I hope I have been somewhat successful in streamlining, and improving Pathfinder’s skill system with these posts. But there’s only so much that can be done. The D20 system’s skill mechanic is fundamentally flawed, and from what I’ve seen, so is the way design decisions have been made. If not by Paizo, then at least by Wizards of the Coast.

First, there’s the issue of linear probability. Rolling a single twenty sided die for a skill check means that none of the potential results are even slightly more likely than any other possible result. A character can roll a 1, or a 20, or anything in between with equal probability. With some rolls, like attack rolls in combat, it makes good sense. Combat is chaotic, and unpredictable. Your skill at thrusting a sword is mitigated by the quality of your opponent’s armor, and their skill at parrying, or blocking, or dodging your attack. This is not true with something like a ride check or a acrobatics check. Take the instance of a jump: in Pathfinder, a level 1 commoner who attempts to jump as far as she can is just as likely to make it 1ft as she is to make it 20ft. Can you imagine anyone in the world with that kind of variance in their ability? A much better system would be one which used multiple dice for skill checks. Something like 2d10, or 3d6, which would have a bell curve of probability, where the numbers in the middle of the possible range (right around 10-11) will appear much more frequently than the numbers at either extreme of the number range.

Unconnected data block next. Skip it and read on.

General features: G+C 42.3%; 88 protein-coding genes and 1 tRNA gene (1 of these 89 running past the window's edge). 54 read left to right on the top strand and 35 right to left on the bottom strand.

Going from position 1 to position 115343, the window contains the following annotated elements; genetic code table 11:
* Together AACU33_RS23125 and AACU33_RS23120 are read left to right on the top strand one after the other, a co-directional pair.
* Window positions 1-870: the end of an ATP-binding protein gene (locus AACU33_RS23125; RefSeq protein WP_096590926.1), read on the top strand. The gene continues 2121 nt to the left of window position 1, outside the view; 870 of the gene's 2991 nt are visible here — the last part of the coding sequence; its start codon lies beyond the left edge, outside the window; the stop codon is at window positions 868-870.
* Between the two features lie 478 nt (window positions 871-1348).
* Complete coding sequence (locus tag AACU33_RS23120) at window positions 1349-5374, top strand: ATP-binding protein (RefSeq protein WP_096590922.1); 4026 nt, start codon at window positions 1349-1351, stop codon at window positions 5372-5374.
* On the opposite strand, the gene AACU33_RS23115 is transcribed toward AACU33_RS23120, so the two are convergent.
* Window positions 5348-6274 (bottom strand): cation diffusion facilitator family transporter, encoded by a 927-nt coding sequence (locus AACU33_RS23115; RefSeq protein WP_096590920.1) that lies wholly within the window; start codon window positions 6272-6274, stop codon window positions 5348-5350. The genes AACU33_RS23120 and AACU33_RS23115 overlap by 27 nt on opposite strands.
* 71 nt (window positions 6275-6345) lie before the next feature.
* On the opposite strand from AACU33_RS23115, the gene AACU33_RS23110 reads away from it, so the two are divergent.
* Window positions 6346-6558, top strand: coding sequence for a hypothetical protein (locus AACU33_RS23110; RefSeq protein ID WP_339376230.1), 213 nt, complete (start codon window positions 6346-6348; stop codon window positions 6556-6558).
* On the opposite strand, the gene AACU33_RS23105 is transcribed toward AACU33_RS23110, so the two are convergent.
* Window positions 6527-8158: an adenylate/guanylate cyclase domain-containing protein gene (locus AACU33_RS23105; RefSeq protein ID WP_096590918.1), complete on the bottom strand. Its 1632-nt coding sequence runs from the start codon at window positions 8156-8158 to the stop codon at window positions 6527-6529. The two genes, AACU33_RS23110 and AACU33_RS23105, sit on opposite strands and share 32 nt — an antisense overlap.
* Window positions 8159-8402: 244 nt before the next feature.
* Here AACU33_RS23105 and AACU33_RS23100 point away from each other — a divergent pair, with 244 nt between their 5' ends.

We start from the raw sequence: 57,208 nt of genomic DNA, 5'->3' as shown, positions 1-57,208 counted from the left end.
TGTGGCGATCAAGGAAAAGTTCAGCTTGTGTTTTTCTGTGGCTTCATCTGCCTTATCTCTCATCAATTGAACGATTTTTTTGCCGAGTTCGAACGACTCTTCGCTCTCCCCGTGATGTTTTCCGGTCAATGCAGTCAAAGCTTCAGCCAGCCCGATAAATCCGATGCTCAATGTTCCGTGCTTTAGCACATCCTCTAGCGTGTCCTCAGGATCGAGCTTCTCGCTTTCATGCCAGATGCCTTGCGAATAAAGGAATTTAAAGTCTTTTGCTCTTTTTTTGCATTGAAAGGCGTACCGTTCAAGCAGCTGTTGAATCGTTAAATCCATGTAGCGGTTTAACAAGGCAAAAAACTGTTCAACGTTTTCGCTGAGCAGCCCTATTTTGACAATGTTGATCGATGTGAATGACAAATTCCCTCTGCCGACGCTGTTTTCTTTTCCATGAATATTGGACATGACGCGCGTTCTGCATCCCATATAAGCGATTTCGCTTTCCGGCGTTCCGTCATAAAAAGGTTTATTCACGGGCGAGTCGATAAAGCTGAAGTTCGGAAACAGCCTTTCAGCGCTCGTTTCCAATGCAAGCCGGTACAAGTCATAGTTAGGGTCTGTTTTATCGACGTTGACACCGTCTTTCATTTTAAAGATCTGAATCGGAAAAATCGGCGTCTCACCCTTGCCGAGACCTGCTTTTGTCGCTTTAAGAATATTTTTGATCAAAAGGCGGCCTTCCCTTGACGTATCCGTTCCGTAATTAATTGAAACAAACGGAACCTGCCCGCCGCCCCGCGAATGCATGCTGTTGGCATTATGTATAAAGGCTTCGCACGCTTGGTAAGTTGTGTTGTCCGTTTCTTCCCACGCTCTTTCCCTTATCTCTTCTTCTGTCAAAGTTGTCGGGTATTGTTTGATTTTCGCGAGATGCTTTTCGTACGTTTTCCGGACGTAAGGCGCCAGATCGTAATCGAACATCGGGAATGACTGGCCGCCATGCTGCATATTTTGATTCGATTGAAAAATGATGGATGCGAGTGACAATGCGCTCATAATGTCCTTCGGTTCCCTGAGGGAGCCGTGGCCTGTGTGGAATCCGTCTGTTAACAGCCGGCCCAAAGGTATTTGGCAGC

Lidda threatens with her bladesI’ve also found that there has apparently been no real attempt to balance the skill’s usefulness against one another. It would seem to me as though any sufficient amount of play testing would reveal that skills such as escape artist are used much less frequently (and to much less effect) than skills such as perception or acrobatics. Given this wide disparity in the frequency and effectiveness of usage, a skill point put into escape artist is significantly less valuable to a player than a point spent in acrobatics. Now, I would not suggest that each skill needs to be precisely equal in value to every other skill. A game which offers as many choices for character building as Pathfinder does will always have more and less ideal ‘builds.’ But there is a limit to the disparity of balance which is acceptable. Some of Pathfinder’s core skills are more valuable than others by an order of magnitude, and that’s unacceptable.

For many of these skills, I can only imagine that they were kept in the game because the game needed to be compatible with D&D 3.5 products.

I would like to thank all of my readers who stuck with this series throughout. I know it has been a rather dry read. Truth be told, I’ve been itching to be done writing it myself. There have been a number of topics I’ve been greatly interested in writing about, but I did not want to interrupt the flow of these skill posts. Now that they’re done, I look forward to covering a variety of topics which have been on my mind these past few weeks. As mentioned earlier in this series, I am intending to re-write the Knowledge and Craft skills, as well as the process of identifying magic items. You can expect those posts in the coming weeks, but not before I’ve had some time to touch on some other subjects first.